So, you who run a stable Slackware release can finally taste LibreOffice’s Collaborative editing too. I briefly considered building LO 5.2.7 packages instead (it’s the ‘stable’ branch after all), but decided against that. If you really want to stick to a 5.2 release, just don’t upgrade…
Read about the new features in LO 5.3 if you want:  http://www.libreoffice.org/discover/new-features/.

The libreoffice packages for Slackware can be downloaded from a mirror like this one: http://bear.alienbase.nl/mirrors/people/alien/slackbuilds/libreoffice/.

Have fun! Eric

More May updates for Slackware’s Plasma 5 addon

Early May I published updates for my ‘ktown’ repository, mainly focused on Plasma5 whose packages I updated to 5.9.5 because this is the last release before moving to 5.10 next month. But there were new releases for Frameworks and Applications after that date, so I did a second May update: KDE 5_17.05_02.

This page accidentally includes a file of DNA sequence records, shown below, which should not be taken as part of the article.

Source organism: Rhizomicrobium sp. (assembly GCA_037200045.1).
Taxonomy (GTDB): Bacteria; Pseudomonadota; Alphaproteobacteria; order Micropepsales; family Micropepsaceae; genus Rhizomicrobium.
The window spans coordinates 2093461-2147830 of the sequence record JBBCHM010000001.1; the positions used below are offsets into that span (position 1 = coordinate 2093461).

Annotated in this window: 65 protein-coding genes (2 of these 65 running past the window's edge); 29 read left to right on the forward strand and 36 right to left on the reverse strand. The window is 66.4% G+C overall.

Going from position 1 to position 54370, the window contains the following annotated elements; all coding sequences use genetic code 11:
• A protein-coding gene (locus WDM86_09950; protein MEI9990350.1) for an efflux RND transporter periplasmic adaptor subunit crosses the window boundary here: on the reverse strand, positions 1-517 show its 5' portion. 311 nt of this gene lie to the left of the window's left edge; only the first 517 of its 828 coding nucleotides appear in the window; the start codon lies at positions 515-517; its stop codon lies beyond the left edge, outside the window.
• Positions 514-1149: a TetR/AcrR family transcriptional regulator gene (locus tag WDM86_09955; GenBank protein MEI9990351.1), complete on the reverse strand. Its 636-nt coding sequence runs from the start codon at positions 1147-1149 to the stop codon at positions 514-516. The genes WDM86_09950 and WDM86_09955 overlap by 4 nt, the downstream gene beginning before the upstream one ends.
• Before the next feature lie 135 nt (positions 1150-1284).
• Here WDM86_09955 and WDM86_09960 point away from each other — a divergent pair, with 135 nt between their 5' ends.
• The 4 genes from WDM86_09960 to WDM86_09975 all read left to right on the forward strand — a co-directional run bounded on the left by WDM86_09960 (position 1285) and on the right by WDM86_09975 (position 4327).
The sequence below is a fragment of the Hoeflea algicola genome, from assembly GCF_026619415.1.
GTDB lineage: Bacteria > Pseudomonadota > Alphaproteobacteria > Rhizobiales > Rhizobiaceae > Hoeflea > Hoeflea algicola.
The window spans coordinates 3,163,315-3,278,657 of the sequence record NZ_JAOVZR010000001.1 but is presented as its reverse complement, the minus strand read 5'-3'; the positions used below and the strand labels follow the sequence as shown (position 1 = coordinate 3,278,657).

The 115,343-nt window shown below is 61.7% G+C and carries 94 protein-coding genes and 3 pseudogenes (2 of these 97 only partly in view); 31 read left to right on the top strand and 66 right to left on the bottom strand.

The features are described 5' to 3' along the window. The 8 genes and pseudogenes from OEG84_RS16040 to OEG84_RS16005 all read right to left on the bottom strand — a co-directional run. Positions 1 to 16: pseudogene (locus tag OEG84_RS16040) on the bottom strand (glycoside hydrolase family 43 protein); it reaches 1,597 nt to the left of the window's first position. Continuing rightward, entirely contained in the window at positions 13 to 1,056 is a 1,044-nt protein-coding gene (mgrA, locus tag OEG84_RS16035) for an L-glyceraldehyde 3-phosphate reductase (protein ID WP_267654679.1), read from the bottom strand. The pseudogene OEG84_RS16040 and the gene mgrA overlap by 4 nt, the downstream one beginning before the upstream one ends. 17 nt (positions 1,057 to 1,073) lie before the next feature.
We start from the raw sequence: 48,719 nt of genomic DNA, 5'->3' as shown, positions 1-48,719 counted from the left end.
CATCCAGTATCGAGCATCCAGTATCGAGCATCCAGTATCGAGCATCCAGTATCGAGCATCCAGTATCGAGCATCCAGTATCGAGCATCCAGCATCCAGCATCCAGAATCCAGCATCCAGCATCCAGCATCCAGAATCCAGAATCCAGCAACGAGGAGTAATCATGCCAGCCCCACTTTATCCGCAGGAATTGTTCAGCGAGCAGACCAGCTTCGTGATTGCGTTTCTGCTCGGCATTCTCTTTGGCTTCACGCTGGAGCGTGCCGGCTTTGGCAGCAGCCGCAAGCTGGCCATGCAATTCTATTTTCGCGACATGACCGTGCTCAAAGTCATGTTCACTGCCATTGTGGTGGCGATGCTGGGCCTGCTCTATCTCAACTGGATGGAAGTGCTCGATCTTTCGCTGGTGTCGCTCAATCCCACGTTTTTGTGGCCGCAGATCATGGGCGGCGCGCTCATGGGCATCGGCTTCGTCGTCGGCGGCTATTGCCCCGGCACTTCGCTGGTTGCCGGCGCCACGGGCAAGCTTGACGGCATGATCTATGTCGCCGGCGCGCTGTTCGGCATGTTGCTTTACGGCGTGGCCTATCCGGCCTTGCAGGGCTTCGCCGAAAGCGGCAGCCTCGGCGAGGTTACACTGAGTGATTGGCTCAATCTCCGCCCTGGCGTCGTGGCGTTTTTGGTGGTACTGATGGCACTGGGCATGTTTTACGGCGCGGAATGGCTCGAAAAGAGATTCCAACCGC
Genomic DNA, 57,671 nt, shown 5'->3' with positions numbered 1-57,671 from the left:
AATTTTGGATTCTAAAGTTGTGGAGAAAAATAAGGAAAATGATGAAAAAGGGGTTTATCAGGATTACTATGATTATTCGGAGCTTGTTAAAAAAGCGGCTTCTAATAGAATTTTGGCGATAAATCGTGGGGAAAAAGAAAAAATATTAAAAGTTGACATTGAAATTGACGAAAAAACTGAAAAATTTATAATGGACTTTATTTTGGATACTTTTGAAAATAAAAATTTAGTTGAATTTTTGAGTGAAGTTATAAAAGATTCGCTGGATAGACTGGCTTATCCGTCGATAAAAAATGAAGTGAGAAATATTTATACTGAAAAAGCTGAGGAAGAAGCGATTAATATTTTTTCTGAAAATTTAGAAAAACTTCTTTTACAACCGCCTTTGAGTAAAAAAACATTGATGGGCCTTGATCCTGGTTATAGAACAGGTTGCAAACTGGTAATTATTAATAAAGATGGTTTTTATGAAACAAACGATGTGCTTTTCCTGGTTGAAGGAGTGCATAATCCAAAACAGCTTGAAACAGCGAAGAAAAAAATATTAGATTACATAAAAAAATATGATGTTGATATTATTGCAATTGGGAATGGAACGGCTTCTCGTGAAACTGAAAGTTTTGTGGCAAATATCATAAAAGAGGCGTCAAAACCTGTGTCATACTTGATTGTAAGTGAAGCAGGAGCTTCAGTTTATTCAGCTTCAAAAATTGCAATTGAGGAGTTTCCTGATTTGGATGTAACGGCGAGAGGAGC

It contains: KDE Frameworks 5.34.0, Plasma 5.9.5 and Applications 17.04.1 with Qt 5.7.1.

NOTE: I will no longer be releasing Plasma 5 packages for 32bit Slackware 14.2.

What’s new in KDE 5_17.05_02?

The remainder of this post is almost identical, every time I write about a new Plasma 5 release for Slackware. It contains the installation/upgrade instructions and other helpful remarks. If you are new to Plasma 5 for Slackware, I recommend reading on. Otherwise you are already knowledgeable, so have fun! You can stop reading now.

Non-ktown packages you probably want anyway

There are a couple of *runtime* dependencies that I did not add to the ‘ktown’ repository, but you may want to consider installing them yourself because they enable functionality in Plasma 5 that you would otherwise miss:

  • vlc: will give phonon another backend to select from.
  • freerdp: access RDP servers through krdc.
  • (only for Slackware 14.2) ffmpeg: used by several KDE programs.

All of the above can be found in my regular package repository.

In order for kdenlive to reach its full potential, you might want to consider replacing Slackware’s ‘ffmpeg‘ package by my version with extended functionality: more supported codecs including AAC and H.264 encoders.

Multilib considerations